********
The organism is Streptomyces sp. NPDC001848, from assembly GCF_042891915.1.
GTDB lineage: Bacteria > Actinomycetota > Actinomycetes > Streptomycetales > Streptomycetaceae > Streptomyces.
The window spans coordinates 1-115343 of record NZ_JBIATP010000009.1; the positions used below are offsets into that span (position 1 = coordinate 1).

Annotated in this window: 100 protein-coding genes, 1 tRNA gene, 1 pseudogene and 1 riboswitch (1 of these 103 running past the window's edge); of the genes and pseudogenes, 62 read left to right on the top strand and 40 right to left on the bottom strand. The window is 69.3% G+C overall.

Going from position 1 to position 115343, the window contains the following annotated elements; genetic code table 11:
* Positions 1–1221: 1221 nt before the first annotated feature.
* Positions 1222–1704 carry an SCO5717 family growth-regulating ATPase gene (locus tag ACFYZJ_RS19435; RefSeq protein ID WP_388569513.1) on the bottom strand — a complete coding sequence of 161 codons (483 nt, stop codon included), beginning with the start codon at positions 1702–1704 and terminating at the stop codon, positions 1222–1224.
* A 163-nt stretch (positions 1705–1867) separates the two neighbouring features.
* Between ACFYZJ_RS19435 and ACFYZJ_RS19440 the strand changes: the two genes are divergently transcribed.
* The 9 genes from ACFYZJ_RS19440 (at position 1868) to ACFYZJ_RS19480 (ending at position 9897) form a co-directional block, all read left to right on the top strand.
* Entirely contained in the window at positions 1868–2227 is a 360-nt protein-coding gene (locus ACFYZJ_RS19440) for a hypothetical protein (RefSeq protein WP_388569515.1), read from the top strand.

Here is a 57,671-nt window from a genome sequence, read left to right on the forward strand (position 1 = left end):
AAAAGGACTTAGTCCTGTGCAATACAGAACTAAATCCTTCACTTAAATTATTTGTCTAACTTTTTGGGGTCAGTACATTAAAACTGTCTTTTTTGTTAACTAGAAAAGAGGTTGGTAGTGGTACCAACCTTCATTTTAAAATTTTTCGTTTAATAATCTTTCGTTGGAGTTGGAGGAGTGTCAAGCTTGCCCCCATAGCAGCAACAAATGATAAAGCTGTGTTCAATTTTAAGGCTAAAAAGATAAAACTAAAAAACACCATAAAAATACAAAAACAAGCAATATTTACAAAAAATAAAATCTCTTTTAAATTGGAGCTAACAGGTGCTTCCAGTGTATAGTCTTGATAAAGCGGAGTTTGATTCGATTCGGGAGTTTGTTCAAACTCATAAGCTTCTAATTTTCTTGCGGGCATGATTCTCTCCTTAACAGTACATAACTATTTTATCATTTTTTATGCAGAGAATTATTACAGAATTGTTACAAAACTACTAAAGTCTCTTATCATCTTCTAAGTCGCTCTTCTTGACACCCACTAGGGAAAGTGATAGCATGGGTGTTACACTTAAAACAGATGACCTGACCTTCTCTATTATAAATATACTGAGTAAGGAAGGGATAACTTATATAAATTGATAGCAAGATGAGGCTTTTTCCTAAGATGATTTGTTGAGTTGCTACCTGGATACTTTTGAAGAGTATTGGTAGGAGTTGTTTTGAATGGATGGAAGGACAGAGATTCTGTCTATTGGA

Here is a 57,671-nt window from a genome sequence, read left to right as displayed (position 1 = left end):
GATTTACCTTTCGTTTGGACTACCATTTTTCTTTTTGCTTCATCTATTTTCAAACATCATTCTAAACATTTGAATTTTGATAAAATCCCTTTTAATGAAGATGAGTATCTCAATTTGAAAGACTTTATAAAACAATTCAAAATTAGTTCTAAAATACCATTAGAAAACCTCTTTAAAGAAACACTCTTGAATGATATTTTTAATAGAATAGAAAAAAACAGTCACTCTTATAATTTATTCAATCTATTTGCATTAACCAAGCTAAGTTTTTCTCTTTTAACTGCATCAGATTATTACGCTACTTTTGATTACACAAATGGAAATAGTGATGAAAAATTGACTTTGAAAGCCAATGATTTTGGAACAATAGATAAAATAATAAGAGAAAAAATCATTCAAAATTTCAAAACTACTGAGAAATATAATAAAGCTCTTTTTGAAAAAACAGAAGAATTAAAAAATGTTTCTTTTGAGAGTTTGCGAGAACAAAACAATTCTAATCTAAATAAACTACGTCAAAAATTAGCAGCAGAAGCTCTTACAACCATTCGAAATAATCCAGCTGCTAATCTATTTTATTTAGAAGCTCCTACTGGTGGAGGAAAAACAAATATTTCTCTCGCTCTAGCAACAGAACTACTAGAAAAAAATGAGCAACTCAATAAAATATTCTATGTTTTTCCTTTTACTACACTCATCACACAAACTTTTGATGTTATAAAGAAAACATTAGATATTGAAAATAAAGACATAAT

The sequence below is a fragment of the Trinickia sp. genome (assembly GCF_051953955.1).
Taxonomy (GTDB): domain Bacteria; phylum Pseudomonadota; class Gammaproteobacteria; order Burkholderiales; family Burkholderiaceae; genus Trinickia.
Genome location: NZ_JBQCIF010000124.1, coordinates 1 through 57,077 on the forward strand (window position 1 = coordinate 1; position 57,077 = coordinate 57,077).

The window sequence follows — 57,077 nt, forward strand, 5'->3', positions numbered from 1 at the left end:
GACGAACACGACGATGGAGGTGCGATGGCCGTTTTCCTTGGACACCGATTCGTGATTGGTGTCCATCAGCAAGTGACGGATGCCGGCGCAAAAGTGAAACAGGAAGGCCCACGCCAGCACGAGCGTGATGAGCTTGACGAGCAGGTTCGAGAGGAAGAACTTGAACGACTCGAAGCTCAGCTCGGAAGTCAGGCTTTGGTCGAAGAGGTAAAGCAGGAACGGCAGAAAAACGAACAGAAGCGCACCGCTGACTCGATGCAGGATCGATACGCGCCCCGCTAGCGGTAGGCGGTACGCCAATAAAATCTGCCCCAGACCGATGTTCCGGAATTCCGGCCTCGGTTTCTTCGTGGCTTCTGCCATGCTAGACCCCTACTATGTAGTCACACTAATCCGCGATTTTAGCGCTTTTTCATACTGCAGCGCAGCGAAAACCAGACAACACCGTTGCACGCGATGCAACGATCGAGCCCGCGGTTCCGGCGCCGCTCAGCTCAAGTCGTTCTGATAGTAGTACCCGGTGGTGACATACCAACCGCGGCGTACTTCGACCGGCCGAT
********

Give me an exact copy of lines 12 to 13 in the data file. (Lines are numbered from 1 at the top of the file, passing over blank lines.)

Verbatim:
Here is a 57,671-nt window from a genome sequence, read left to right on the forward strand (position 1 = left end):
AAAAGGACTTAGTCCTGTGCAATACAGAACTAAATCCTTCACTTAAATTATTTGTCTAACTTTTTGGGGTCAGTACATTAAAACTGTCTTTTTTGTTAACTAGAAAAGAGGTTGGTAGTGGTACCAACCTTCATTTTAAAATTTTTCGTTTAATAATCTTTCGTTGGAGTTGGAGGAGTGTCAAGCTTGCCCCCATAGCAGCAACAAATGATAAAGCTGTGTTCAATTTTAAGGCTAAAAAGATAAAACTAAAAAACACCATAAAAATACAAAAACAAGCAATATTTACAAAAAATAAAATCTCTTTTAAATTGGAGCTAACAGGTGCTTCCAGTGTATAGTCTTGATAAAGCGGAGTTTGATTCGATTCGGGAGTTTGTTCAAACTCATAAGCTTCTAATTTTCTTGCGGGCATGATTCTCTCCTTAACAGTACATAACTATTTTATCATTTTTTATGCAGAGAATTATTACAGAATTGTTACAAAACTACTAAAGTCTCTTATCATCTTCTAAGTCGCTCTTCTTGACACCCACTAGGGAAAGTGATAGCATGGGTGTTACACTTAAAACAGATGACCTGACCTTCTCTATTATAAATATACTGAGTAAGGAAGGGATAACTTATATAAATTGATAGCAAGATGAGGCTTTTTCCTAAGATGATTTGTTGAGTTGCTACCTGGATACTTTTGAAGAGTATTGGTAGGAGTTGTTTTGAATGGATGGAAGGACAGAGATTCTGTCTATTGGA